Game Farms Growing As Pillar Of Tourism Economy

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    Game Farms Growing As Pillar Of Tourism Economy
    by Hopewell Radebe

    Game farming and hunting is becoming an increasingly important pillar in the economic development of the country, with an enormous capacity to improve the social, economic and cultural life of local communities, a study says.

    According to Prof Melville Saayman, a specialist in tourism economics, management and development at North West University, the study’s results have dismissed myths about the perceived negative effects of game farming, the quality of its jobs and its input to the economy as compared to conventional livestock farming.

    About 20,5-million hectares (17%) of South African land are used for wildlife ranching and conservation, compared to 72,6-million hectares (59%) for commercial agriculture. About 200000 South Africans take part in hunting as a recreational activity.

    In a survey that measured the contribution of the industry in provincial economies using the Northern Cape as a case study, provincial government and private sector investment in the development and promotion of the industry resulted in game and hunting farming being valued at R774,3m, according to 2007-08 figures.

    With regard to the employment benefits in the Northern Cape, the survey sample indicates that hunting establishments employ about 5180 workers.

    In terms of direct employment, 2486 (48%) are coloured, 2176 (42%) are black and 518 (10%) white, of which 134 are active professional hunters, while 67 are active hunting operators.

    The province has at least two active black hunting operators and 15 active black professional hunters.

    The average farm size in the Northern Cape on which hunting is conducted is 6145ha, w hile hunting establishments have been operational on average for 16 years, dating back to the first democratic election .

    The Northern Cape hunting fraternity provides a bed capacity of 11972 beds, with the average bed occupancy rate standing at 48% a year. This is about 10% lower than the South African norm. However, the study highlights the fact that hunting is seasonal.

    Prof Saayman says the figures show that provinces and the national Department of Tourism need to “promote the industry aggressively”. “It is a job creator and an active contributor to rural development,” he says.

    Asked about the tension between stock farmers and game farmers due to suspicion that game animals are carriers of disease detrimental to cows, sheep and goats, Prof Saayman says the two can coexist and in most instances animals can even be mingled without one kind exposing the other to any danger.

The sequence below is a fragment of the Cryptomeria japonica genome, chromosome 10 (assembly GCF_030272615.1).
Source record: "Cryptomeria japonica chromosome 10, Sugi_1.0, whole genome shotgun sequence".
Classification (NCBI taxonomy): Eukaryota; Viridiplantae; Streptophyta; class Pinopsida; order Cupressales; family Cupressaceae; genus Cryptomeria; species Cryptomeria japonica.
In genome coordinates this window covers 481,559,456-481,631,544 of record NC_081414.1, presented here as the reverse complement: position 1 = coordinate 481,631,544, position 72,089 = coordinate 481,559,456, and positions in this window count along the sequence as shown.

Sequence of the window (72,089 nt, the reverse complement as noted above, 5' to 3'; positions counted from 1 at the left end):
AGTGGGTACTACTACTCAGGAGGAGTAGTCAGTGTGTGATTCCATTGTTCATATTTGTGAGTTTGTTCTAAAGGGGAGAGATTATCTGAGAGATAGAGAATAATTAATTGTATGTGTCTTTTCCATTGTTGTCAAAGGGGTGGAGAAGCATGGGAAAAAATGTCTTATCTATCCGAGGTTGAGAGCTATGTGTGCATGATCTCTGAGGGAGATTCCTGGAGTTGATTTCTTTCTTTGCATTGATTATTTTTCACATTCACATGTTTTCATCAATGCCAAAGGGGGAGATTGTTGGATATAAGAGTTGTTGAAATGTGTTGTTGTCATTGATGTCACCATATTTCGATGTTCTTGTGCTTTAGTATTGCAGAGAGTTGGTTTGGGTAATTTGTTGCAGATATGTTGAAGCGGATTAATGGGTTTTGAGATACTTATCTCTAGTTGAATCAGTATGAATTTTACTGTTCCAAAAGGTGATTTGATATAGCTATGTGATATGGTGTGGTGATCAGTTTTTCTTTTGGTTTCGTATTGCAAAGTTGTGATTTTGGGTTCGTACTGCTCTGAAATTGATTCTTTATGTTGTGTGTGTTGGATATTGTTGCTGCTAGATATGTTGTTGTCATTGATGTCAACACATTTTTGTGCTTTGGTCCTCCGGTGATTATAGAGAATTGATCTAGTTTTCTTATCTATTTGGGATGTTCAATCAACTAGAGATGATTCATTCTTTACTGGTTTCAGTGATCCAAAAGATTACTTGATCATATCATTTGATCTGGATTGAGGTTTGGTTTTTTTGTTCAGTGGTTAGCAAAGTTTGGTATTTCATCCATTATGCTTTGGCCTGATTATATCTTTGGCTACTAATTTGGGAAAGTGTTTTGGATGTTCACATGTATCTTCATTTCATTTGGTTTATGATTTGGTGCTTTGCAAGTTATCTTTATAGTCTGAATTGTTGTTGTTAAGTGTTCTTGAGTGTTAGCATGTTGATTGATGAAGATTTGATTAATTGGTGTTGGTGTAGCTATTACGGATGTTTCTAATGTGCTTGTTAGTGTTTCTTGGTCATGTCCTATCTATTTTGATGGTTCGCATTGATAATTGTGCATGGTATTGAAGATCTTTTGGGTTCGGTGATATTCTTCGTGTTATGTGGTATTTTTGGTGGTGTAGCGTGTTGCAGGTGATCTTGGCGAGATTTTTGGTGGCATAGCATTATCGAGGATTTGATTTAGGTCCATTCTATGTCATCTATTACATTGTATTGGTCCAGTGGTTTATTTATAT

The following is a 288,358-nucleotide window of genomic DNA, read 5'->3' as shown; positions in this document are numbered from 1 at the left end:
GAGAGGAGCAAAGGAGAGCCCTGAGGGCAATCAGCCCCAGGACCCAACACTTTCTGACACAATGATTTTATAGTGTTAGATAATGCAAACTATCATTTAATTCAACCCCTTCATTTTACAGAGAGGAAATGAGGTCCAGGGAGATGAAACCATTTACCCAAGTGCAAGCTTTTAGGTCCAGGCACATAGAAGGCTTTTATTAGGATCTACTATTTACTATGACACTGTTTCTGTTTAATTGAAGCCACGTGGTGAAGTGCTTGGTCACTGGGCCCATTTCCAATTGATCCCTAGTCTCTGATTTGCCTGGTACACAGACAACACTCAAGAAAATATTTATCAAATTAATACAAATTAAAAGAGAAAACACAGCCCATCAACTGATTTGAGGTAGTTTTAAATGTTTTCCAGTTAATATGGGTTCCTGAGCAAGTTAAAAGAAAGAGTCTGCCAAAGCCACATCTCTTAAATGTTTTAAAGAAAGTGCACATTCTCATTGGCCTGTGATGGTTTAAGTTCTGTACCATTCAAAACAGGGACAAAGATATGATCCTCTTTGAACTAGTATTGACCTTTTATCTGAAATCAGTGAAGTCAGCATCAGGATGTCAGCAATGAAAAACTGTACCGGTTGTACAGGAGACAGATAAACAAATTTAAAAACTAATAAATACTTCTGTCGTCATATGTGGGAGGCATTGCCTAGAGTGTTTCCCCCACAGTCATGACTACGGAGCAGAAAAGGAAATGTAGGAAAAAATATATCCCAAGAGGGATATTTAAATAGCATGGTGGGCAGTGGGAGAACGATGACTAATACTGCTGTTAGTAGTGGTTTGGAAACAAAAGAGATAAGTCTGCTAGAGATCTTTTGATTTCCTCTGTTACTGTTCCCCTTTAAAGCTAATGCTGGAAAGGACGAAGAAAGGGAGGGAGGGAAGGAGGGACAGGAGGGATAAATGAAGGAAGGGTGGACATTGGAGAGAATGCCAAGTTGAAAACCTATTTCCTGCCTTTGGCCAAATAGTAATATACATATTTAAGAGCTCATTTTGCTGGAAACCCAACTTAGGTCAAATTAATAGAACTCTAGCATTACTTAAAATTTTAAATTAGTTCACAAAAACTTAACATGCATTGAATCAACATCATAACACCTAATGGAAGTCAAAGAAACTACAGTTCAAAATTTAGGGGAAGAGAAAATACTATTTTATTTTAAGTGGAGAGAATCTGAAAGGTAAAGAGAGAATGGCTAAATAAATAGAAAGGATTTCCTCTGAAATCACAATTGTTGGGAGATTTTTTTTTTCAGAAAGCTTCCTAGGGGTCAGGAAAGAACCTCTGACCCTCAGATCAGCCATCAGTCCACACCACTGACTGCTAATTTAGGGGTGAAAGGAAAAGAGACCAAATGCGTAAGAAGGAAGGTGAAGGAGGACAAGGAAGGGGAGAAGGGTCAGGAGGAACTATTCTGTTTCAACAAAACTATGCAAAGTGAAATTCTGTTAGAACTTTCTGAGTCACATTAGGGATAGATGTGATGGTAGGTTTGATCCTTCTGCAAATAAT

He says there is sufficient evidence and knowledge to properly manage animals such as blue and black wildebeest, which have to be separated from domesticated stock.

    Animals such as the kudu, springbok and antelope have co- existed for hundreds of years alongside farming stock.

    Most hunting for biltong is carried out in Limpopo (37%), followed by the Northern Cape (15%) and North West (14%). Of the animals most frequently hunted, springbok top the list, followed by impala, blesbok , kudu and warthog.

    Other provinces being studied include Limpopo and the Free State, where the industry has been gaining momentum.

    Results are expected later this year.

    In the technical report on the state of the wildlife-hunting and safari industry in the Waterberg district in Limpopo, Theo Venter of the South African Hunters and Game Conservation Association says there is limited infrastructure available in the country to certify game meat according to the Red Meat Safety Act.

    Game farmers are proposing investment in infrastructure to provide proper certification and processing services to the sector on a bigger scale.

    He says less than 5% of the total game population is estimated to be of trophy hunting quality, despite the high demand for trophy animals.

    “A trophy animal refers primarily to mature males of an appropriate quality, of which there are only so many.”

    “This is a constraint on the future growth of the sector as it is bound by the total size of the industry’s game population,” Mr Venter says.

    Government needs to promote the industry .… It is a job creator and contributor to rural development.

    Source: BusinessDay

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